Three years to the day since Covid-19 was classified as an international public health emergency, new research from Paragon Customer Communications has provided insight into the lasting impacts of the pandemic on customer communications.
A survey of 2,000 UK consumers suggests that the pandemic and subsequent lockdowns had minimal impact on the quality of customer communications delivered by service providers across retail, financial services, utilities, and telecoms.
While the general view of customer communications was positive among survey respondents, service providers in the utilities sector were the focus of the most criticism. A quarter (25 per cent) of those questioned reported that Covid had a negative impact on their interactions with utility providers, compared with the least impacted industry, online banking companies (8 per cent).
Findings from the retail sector highlight that customer experience varied within the sector. While ease of interaction decreased for all providers, supermarkets saw only a 10 per cent reduction, despite this essential service being changed beyond recognition. It should be noted that online retailers, though they were beyond the restrictions imposed on in-person businesses, were not exempt from a decrease in ease of interaction. Although it is a small decrease (0.5), this indicates that online retail is also subject to in-person retail trends.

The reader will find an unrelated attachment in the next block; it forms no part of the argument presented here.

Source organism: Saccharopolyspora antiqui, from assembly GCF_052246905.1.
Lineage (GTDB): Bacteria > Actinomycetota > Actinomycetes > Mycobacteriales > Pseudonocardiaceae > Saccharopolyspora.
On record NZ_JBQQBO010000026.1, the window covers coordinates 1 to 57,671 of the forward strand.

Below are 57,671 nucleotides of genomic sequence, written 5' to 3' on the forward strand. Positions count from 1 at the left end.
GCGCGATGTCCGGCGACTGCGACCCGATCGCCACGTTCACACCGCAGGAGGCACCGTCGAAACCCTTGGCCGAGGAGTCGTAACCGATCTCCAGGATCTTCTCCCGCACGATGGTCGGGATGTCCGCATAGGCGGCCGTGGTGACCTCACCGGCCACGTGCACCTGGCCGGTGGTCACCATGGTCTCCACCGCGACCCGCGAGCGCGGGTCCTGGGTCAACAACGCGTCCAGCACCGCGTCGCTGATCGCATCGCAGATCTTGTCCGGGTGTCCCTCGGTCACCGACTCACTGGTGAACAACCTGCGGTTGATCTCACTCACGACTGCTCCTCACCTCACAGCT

The results also demonstrate the extent to which covid changed consumer attitudes towards their finances, as during the pandemic 72 per cent of consumers interacted with a wealth management provider. Related to this, perceptions of online banking providers were very positive: 21 per cent of respondents reported increased satisfaction, making this the most successful sector of all when it comes to perception.
Speaking about the findings, David Taylor, communications director at Paragon Customer Communications, said:
“While the pandemic caused a seismic shift in our way of life, our research has challenged this perception when it comes to customer experience. On the whole, customers did not notice a difference in the quality of the service they received, despite providers grappling with the most significant global event of this century.
“This is a testament to the value of adaptability: most consumers were satisfied with their customer service experiences because businesses had the capabilities to quickly transition to digital services. We now know that most providers get it right, and now that we are three years on from the start of the pandemic, Covid cannot be used as an excuse to deliver substandard experiences.”